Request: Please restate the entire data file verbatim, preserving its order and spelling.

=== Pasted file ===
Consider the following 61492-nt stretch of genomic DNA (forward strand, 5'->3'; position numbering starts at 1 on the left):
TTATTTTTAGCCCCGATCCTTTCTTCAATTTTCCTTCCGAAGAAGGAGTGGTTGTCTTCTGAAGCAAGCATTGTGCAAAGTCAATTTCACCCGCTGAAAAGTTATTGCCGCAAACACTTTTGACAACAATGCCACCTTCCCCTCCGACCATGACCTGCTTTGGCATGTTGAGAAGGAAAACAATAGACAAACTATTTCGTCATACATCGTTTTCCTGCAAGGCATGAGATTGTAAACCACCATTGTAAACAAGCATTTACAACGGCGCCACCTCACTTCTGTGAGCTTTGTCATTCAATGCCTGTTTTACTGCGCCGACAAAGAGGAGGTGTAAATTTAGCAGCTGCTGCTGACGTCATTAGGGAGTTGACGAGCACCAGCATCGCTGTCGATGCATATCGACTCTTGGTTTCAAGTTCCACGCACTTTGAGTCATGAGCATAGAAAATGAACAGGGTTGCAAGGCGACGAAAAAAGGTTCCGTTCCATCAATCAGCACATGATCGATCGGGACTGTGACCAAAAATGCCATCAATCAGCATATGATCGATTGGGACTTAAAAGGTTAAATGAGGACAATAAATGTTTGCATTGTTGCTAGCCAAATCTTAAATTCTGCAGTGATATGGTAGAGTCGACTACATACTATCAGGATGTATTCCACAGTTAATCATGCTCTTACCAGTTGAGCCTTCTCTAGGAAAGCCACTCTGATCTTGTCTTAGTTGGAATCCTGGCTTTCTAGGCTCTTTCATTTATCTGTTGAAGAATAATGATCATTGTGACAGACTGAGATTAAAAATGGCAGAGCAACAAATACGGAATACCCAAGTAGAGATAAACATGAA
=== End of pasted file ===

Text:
Consider the following 61492-nt stretch of genomic DNA (forward strand, 5'->3'; position numbering starts at 1 on the left):
TTATTTTTAGCCCCGATCCTTTCTTCAATTTTCCTTCCGAAGAAGGAGTGGTTGTCTTCTGAAGCAAGCATTGTGCAAAGTCAATTTCACCCGCTGAAAAGTTATTGCCGCAAACACTTTTGACAACAATGCCACCTTCCCCTCCGACCATGACCTGCTTTGGCATGTTGAGAAGGAAAACAATAGACAAACTATTTCGTCATACATCGTTTTCCTGCAAGGCATGAGATTGTAAACCACCATTGTAAACAAGCATTTACAACGGCGCCACCTCACTTCTGTGAGCTTTGTCATTCAATGCCTGTTTTACTGCGCCGACAAAGAGGAGGTGTAAATTTAGCAGCTGCTGCTGACGTCATTAGGGAGTTGACGAGCACCAGCATCGCTGTCGATGCATATCGACTCTTGGTTTCAAGTTCCACGCACTTTGAGTCATGAGCATAGAAAATGAACAGGGTTGCAAGGCGACGAAAAAAGGTTCCGTTCCATCAATCAGCACATGATCGATCGGGACTGTGACCAAAAATGCCATCAATCAGCATATGATCGATTGGGACTTAAAAGGTTAAATGAGGACAATAAATGTTTGCATTGTTGCTAGCCAAATCTTAAATTCTGCAGTGATATGGTAGAGTCGACTACATACTATCAGGATGTATTCCACAGTTAATCATGCTCTTACCAGTTGAGCCTTCTCTAGGAAAGCCACTCTGATCTTGTCTTAGTTGGAATCCTGGCTTTCTAGGCTCTTTCATTTATCTGTTGAAGAATAATGATCATTGTGACAGACTGAGATTAAAAATGGCAGAGCAACAAATACGGAATACCCAAGTAGAGATAAACATGAA